It's Not a Marathon, It's a [Design] Sprint

August 18, 2017
Waiting for the right problem

Our product team has been looking for the right opportunity to run a design sprint since we learned about the process last year. The design sprint creators claim that a sprint can be used to solve a wide variety of problems, and Wyzant is trying to solve problems of many different sizes. We didn’t want to rush into our first sprint with a problem that wasn’t a good fit for the format. Furthermore, we needed to find a week when all of the necessary team members would be available, and when we had room in our pipeline to act quickly upon the outcomes we discovered in the sprint.

As we neared the end of our recent term, we realized the opportunity to sprint was upon us. We had big ideas for expanding our offering of 1-to-1 learning to adult learners nationwide, but we still had a lot of questions about the best way to do it. Design sprint to the rescue!

Sprinting by the book

We wanted our first sprint to be as boilerplate as possible so that we could make informed decisions about what worked for us and what didn’t. As a result, we followed the recommended schedule almost to a T.

Image credit: Sprint, by Jake Knapp et al.

Read the full schedule on the Google Ventures site.

Preparing with a practice run

The logistics were coming together for our first sprint. There was one bit of preparation that was giving us some heartburn: we had never done this before. Asking for a full-week commitment from seven people is a lot, especially at a company of our size. The last thing we wanted to do was waste their time.

To overcome our lack of experience, our facilitator and decider planned a dry run of the full sprint process. The Wednesday before our sprint week, we took an afternoon to walk through every step of the sprint from start to finish, making notes about where we had questions and where we wanted to adjust the process to fit our plans. The dry run familiarized us with the process in a way reading through a checklist couldn’t.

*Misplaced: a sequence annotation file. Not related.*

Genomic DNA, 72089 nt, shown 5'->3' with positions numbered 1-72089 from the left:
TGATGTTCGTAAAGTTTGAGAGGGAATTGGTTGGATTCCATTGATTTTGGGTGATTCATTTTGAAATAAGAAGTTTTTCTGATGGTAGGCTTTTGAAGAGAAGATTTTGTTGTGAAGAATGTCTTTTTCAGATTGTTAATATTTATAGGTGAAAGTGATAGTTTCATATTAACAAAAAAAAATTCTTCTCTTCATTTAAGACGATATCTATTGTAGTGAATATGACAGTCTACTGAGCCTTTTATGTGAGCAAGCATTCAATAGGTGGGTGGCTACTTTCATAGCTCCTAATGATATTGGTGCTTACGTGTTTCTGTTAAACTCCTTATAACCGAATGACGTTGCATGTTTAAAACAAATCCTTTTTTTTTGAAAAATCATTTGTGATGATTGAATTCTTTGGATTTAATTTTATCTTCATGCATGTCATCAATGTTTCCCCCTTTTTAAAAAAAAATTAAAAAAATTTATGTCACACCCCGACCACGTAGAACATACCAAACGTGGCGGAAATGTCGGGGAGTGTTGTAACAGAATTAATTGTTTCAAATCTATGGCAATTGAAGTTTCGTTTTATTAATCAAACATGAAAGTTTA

Our sprint goal

The long-term goal we wanted to attack in our sprint: Use our best-in-class online learning tool to facilitate lessons for adult learners.

Sprint questions:

  • How do we ensure that learners understand our approach to 1-to-1 online learning?
  • When is the right time to introduce the online learning tool?
  • How can we highlight the tutors’ robust qualifications to adult learners?
The team
  • Decider 1: Jesse, Product Director
  • Decider 2: Erika, VP of Product
  • Facilitator: John, Product Design Lead
  • Ben, Associate Product Manager
  • Liz, Product Marketing Manager
  • Mac, Senior Product Designer
  • Paige, Front-End Developer
  • Rhiannon, Research Lead

For our first-ever sprint, we had two deciders: one who joined us for the entire sprint (Jesse), and one who only dropped in for critical moments, such as the decisions on Wednesday morning (Erika). The in-sprint decider acted as a co-facilitator — another helpful move in overcoming our lack of sprint experience.

Our prototype

We built a click-through prototype of a desktop web browsing experience, starting with a Google search and ending with sending a message to a tutor.

Our test users would begin their experience from a Google search results page. Clicking a result would take them to a landing page explaining what Wyzant is, and then kick off their search for a tutor. The following screens presented each user with a series of questions about their learning needs in order to find tutors who were the best match. The users were then given a list of tutors to compare based on price, student reviews, strength of match and other factors. Finally, the test users would select one or more tutors to contact.

A redesigned search results screen from our prototype

Our prototype’s screens were generated using a variety of methods. Our designers grinded out brand-new designs using Sketch. Many of our prototype screens required simple copy changes to pages that already existed on our site — for these screens, our developer created a local build of the site and inserted the new copy where needed. To create our fake Google search results page, we conducted a search and used a web browser inspector to tweak the content of the results. All screens were stitched together using InVision, our in-house favorite tool for prototyping and sharing designs.